Stage 11 is the official Brunello di Montalcino stage, but there is barely a stage that flanks either major wine growing areas, or vineyards of niche local vines. Take, just for exaample, the Vallagarina on stage 17, where ancient Enanzio Lagarino vines, known to the ancients as Oenanthium, are grown, together with Faja Tonda-Casetta, another of the oldest red grape varieties, which was largely abandoned in the 1960s, although a few hectares survive today in the municipalities of Ala and Avio.

And we could talk hilltop villages, landscapes, art and architecture endlessly. But, between all these cultural riches lie something that is central to cycling’s psychic charge: distance, difficulty, difference.

By difficulty, I mean physical obstacles, from the obvious, visible impediments represented by mountains, to the less visible hindrance of cobbles and white roads, even, at times, the invisible resistance of the wind.

40% mountainous, Italy is well-stocked in mountain passes, with Alps and Dolomites piled across the top and a ridge of Apennines running 840 miles down the middle. If you chose start towns and finish towns at random, the chances are there would be a fairly formidable physical obstacle between them.

Italy is a land of hundreds of languages lazily described the Italians as dialetti but which aren’t dialects at all, in the sense of being variations on Standard Italian, but languages which evolved alongside but entirely independently of what would become the national language, which is essentially the language – or dialect – of Florence.

Going back to the realm of the symbolic, as a nation that was only unified in the 1860s, Italy is still riven by historic rivalries between villages, towns and regions, and crisscrossed by dividing lines of language, culture and worldview, easy to miss but evident in the smallest daily things, to wit, the rice-pasta divide or the butter-olive oil partition. Ask for “Un nero” at the railway station in Trieste and you get a small, strong coffee in an espresso cup. Ask for “Un nero” in the bar at the next station along, Monfalcone, and they give you a glass of red wine.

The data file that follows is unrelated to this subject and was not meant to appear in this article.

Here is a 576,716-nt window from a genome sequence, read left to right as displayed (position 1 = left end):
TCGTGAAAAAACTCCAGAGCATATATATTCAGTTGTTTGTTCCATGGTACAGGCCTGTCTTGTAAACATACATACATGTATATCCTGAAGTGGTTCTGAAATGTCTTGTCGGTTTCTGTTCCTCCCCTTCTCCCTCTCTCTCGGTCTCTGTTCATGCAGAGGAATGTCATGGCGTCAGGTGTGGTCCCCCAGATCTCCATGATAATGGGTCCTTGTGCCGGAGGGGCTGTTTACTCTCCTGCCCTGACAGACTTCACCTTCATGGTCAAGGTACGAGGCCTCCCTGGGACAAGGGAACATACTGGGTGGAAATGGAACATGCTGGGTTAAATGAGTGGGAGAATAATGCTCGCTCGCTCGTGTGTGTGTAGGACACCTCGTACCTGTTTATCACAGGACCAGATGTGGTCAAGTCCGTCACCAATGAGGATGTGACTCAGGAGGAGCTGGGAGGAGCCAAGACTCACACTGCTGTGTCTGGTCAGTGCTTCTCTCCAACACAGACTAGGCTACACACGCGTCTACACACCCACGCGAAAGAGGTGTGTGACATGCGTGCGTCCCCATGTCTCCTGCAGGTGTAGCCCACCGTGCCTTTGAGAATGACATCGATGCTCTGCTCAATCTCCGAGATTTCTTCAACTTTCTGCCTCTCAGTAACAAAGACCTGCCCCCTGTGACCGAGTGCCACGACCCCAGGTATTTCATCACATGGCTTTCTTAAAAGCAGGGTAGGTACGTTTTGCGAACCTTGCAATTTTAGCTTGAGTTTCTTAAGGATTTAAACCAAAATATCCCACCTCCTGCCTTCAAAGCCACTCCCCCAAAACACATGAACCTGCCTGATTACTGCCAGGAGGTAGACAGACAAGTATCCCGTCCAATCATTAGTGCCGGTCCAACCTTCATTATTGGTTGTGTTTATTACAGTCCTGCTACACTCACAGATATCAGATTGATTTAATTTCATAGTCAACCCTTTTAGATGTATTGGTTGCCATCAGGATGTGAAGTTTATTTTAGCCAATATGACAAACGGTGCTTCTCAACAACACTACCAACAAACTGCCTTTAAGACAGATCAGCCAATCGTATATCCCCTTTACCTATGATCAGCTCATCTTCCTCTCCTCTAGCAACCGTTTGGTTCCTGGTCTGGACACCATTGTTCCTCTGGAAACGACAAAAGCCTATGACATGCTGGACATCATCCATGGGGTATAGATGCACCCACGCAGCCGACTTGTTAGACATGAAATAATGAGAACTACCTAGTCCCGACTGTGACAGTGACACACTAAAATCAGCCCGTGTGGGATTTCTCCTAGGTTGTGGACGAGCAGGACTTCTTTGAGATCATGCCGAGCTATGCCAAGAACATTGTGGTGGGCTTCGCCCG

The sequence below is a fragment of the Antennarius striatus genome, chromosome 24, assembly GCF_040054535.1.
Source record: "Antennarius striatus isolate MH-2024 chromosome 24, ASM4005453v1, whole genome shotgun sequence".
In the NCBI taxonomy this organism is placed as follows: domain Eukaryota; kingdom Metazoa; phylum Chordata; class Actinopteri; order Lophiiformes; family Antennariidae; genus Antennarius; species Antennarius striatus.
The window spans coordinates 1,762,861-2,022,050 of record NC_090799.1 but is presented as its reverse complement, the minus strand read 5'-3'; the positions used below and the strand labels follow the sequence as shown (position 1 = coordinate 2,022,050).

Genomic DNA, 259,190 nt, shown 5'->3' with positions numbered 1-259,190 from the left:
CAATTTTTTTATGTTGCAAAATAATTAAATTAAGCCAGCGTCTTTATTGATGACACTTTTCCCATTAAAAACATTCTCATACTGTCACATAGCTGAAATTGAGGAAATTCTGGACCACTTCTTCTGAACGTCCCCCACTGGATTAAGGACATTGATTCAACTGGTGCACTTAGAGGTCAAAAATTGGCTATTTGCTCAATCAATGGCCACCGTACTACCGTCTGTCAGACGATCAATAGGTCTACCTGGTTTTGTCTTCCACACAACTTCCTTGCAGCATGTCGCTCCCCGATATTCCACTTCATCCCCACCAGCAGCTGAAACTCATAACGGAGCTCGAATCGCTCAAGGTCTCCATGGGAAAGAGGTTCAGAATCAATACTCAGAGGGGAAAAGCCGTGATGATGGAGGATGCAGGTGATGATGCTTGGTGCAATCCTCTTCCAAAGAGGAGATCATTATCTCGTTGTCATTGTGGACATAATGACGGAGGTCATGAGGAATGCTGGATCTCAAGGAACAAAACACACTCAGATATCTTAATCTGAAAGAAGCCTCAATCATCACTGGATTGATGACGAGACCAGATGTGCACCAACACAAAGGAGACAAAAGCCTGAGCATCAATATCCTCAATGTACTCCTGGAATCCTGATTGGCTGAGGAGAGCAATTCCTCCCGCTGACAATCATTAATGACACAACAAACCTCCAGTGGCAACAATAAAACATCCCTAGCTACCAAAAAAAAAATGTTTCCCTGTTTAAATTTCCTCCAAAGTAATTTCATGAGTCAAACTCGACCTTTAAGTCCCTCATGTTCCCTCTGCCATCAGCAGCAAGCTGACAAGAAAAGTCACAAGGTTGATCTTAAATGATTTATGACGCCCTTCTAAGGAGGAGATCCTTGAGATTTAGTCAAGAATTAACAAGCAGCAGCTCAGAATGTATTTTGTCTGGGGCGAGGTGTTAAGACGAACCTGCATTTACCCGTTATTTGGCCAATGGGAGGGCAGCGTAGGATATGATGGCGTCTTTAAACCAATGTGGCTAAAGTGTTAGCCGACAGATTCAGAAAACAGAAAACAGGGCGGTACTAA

So Italy offers endless opportunities for the symbolic crossing of thresholds, conscious or unconscious. To my mind, all these factors make it such fertile ground for cycling, and the Giro d’Italia such a magical and compelling spectacle.

Or think of another great cycling nation, Colombia, a land where gravity has sometimes seemed to pull too strongly. One national historian calls it “a nation in spite of itself.” The invisible network of lines its cyclists trace over the nation sometimes seems the only holding it together, weaving past and future as the riders carry the cross of their homeland into the mountains where, through voluntary acts of suffering, they seem to pay penance for Colombia’s sins.

So cycling, the territorial sport, is a great unifier. If cycling races yield an emotional return greater than the local inconvenience they cause, it is perhaps through the veiled psychic fulfilment from the completion, in emotional scenes of triumph, of arduous athletic odysseys across the land.

And, going back in time even beyond the first Giro d’Italia to the first ever classic, Milano-Torino, 145 years ago, it crosses another kind of threshold too: the threshold of time. As we race towards the future, the bicycle, that elementary machine, the peasant’s work tool, keeps open our psychic supply lines to the past. This too must be somewhere near cycling’s essence.


Matt Rendell